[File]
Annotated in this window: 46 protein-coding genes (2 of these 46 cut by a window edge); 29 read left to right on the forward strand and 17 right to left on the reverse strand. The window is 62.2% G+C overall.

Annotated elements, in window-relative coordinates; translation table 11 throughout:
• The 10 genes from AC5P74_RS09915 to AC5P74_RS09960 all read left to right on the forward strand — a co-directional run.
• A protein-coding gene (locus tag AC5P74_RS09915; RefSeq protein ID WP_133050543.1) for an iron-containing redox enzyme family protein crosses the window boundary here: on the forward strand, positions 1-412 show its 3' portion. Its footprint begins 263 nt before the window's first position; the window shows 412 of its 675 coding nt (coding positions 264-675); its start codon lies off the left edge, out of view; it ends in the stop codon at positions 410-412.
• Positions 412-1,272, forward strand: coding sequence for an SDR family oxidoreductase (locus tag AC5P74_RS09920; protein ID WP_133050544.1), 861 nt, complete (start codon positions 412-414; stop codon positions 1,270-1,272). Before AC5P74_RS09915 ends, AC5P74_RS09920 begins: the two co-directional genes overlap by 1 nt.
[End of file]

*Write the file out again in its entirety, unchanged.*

Annotated in this window: 46 protein-coding genes (2 of these 46 cut by a window edge); 29 read left to right on the forward strand and 17 right to left on the reverse strand. The window is 62.2% G+C overall.

Annotated elements, in window-relative coordinates; translation table 11 throughout:
• The 10 genes from AC5P74_RS09915 to AC5P74_RS09960 all read left to right on the forward strand — a co-directional run.
• A protein-coding gene (locus tag AC5P74_RS09915; RefSeq protein ID WP_133050543.1) for an iron-containing redox enzyme family protein crosses the window boundary here: on the forward strand, positions 1-412 show its 3' portion. Its footprint begins 263 nt before the window's first position; the window shows 412 of its 675 coding nt (coding positions 264-675); its start codon lies off the left edge, out of view; it ends in the stop codon at positions 410-412.
• Positions 412-1,272, forward strand: coding sequence for an SDR family oxidoreductase (locus tag AC5P74_RS09920; protein ID WP_133050544.1), 861 nt, complete (start codon positions 412-414; stop codon positions 1,270-1,272). Before AC5P74_RS09915 ends, AC5P74_RS09920 begins: the two co-directional genes overlap by 1 nt.